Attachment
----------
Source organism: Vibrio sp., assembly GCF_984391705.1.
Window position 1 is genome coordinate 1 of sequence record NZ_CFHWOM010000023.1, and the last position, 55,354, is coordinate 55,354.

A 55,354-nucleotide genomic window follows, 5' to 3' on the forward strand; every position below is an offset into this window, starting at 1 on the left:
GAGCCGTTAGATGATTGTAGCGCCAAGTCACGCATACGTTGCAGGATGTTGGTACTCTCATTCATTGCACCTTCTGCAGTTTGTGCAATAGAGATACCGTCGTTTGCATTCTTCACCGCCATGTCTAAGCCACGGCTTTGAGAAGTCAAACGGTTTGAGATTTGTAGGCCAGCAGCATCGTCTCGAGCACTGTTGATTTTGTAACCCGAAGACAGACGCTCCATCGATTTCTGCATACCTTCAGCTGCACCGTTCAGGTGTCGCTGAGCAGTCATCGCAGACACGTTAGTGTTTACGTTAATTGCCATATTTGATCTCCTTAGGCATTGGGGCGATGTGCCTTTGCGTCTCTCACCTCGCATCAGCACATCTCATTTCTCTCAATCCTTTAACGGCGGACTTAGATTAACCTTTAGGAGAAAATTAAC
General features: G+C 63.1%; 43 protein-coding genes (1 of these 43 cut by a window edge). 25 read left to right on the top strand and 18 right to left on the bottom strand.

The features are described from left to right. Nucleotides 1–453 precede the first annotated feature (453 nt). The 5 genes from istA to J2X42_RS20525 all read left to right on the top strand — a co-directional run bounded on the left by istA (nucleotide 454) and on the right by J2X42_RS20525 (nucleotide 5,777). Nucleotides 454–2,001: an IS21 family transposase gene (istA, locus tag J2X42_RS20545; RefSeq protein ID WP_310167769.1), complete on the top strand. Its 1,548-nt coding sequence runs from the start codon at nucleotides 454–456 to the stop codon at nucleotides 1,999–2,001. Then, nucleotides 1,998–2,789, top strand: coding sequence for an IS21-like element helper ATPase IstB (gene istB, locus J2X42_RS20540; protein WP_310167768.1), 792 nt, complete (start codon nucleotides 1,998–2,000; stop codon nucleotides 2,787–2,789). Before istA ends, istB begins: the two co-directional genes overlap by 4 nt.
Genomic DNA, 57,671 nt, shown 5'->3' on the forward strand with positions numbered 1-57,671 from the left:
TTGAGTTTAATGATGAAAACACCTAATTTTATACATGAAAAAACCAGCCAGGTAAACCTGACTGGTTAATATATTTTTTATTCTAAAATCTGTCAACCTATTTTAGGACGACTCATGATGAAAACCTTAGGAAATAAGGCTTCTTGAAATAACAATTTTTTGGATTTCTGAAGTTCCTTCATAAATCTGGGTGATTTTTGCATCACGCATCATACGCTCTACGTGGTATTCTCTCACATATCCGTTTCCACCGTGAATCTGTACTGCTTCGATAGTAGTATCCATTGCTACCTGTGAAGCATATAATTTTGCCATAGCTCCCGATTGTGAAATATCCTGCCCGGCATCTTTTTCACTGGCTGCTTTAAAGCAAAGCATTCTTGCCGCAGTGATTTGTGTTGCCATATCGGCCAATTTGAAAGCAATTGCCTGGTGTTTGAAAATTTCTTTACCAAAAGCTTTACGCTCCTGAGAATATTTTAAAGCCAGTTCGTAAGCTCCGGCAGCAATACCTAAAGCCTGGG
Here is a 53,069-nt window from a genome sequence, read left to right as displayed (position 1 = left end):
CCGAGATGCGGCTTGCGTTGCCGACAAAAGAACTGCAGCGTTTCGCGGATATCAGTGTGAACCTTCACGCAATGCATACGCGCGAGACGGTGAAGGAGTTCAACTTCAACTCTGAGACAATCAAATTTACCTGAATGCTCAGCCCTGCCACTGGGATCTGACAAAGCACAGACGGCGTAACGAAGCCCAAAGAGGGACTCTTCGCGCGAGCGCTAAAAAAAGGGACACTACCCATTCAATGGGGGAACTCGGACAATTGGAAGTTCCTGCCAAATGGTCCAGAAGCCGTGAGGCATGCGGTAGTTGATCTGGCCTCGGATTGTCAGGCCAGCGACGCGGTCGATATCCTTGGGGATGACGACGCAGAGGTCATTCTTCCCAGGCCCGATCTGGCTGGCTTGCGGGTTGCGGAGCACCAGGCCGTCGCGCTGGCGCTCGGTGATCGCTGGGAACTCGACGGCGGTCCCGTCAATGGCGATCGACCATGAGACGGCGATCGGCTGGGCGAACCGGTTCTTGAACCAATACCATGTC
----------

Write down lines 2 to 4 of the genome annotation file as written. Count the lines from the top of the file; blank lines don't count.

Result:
Window position 1 is genome coordinate 1 of sequence record NZ_CFHWOM010000023.1, and the last position, 55,354, is coordinate 55,354.

A 55,354-nucleotide genomic window follows, 5' to 3' on the forward strand; every position below is an offset into this window, starting at 1 on the left:
GAGCCGTTAGATGATTGTAGCGCCAAGTCACGCATACGTTGCAGGATGTTGGTACTCTCATTCATTGCACCTTCTGCAGTTTGTGCAATAGAGATACCGTCGTTTGCATTCTTCACCGCCATGTCTAAGCCACGGCTTTGAGAAGTCAAACGGTTTGAGATTTGTAGGCCAGCAGCATCGTCTCGAGCACTGTTGATTTTGTAACCCGAAGACAGACGCTCCATCGATTTCTGCATACCTTCAGCTGCACCGTTCAGGTGTCGCTGAGCAGTCATCGCAGACACGTTAGTGTTTACGTTAATTGCCATATTTGATCTCCTTAGGCATTGGGGCGATGTGCCTTTGCGTCTCTCACCTCGCATCAGCACATCTCATTTCTCTCAATCCTTTAACGGCGGACTTAGATTAACCTTTAGGAGAAAATTAAC